Absolutely. And that's something that our direction team is very specific about. They want to make sure that we're not doing a surface level production. They really want us to be, as our Associate Director Scotty Taylor says whenever he comes to work with us, he says we're really kind of doing Shakespeare here, you know, like, as dramatic and intense and as realistic as Shakespeare's material is. We're trying to achieve the same thing. The stakes are high. Aladdin is trying to pull off a really, really big task here by impressing the princess and bringing his friends along and at any point this could go wrong. And it's like we don't know that the happily-ever-after is going to happen while we're in the middle of the conflict. So just because it's a Disney show doesn't mean the conflict is any less intense than any other show. And being Aladdin's friends, we are responsible for making sure that he's okay, too. So the stakes do get very high and, and that's what fuels us.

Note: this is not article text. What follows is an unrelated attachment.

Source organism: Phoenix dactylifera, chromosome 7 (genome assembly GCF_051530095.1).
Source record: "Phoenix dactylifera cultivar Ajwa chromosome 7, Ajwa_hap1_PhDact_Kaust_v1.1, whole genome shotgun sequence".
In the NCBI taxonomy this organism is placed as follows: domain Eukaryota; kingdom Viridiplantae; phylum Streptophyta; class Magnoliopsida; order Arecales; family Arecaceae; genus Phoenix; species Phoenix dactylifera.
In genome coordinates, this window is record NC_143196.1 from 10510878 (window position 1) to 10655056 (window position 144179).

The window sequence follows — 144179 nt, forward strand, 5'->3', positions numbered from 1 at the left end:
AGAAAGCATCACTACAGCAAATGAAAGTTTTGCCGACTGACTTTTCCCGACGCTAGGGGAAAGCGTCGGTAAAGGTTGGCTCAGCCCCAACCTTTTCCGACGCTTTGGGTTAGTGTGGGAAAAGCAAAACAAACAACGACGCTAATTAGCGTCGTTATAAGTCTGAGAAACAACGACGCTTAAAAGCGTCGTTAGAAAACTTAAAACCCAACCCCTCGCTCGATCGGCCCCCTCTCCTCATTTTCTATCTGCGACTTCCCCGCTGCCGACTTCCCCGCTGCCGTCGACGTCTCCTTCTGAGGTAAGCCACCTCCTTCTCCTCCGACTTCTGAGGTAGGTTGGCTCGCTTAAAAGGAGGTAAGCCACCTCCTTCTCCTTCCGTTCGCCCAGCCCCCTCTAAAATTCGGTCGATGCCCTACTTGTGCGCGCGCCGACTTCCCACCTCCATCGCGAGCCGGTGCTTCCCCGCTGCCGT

That's the kind of detail that I think probably helps make these productions soar, that they're not just a surface attempt to recreate the movie. You really are trying to make it its own thing and really dive into the story of it.
Yeah, because, you know, we're doing live theater. The best thing that we can offer is our humanity. I mean, obviously, there are technical elements and automation that comes with it too. But all I can offer when I'm on that stage is what I, Ben Chavez, can offer from my telling of the story. So it's not just doing a cartoon show on stage. It's a real journey.
Okay, well, one more thing. The genie is maybe the most memorable part of the original movie for obvious reasons. So tell me about the genie in your production.